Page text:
It may have taken Microsoft half a decade to bring out a new version of its client operating system, but the real development work on Windows Vista only took around two years, says Steve Ballmer.
Microsoft’s chief executive officer reflected on what the company had learnt from the process of bringing Vista to market during a question-and-answer session following the business launch of Vista in New York earlier this month.
“Time is sort of a funny thing,” said Ballmer. “You need to give new technologies time to incubate before you try to bring them together. Let each [technology] come to market individually and then do the integration.”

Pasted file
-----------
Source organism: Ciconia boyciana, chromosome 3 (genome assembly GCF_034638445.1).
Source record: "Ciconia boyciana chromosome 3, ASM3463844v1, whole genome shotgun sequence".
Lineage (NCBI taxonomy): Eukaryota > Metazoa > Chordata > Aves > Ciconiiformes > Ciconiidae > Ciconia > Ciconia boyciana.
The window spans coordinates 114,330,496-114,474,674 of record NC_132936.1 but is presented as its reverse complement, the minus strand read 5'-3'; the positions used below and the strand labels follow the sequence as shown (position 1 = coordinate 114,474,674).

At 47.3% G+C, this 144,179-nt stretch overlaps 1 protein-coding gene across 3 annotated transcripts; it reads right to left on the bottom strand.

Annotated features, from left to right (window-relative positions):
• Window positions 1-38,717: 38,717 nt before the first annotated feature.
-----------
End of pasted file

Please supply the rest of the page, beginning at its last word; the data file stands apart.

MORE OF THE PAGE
Microsoft spent the first two years of its Vista development process building a variety of new technologies and then struggled to integrate them, says Ballmer. The third year went smoothly, as Microsoft’s developers focused their efforts on the Windows XP Service Pack 2, with some of that technology ultimately winding up in Vista, not XP. The bulk of what is now Vista was developed in the last two-plus years, says Ballmer.
Ballmer extolled the virtues of Vista, but added that Microsoft won’t rest on its laurels. It aims to support the major changes already under way in computer hardware in its next release, notably the shift from single-core to multi-core processors and improvements in network infrastructure.
It also wants to offer ICT administrators more functionality and include storage management and other features for software developers. A future operating system would also need to address the move from software to software-as-a-service, says Ballmer.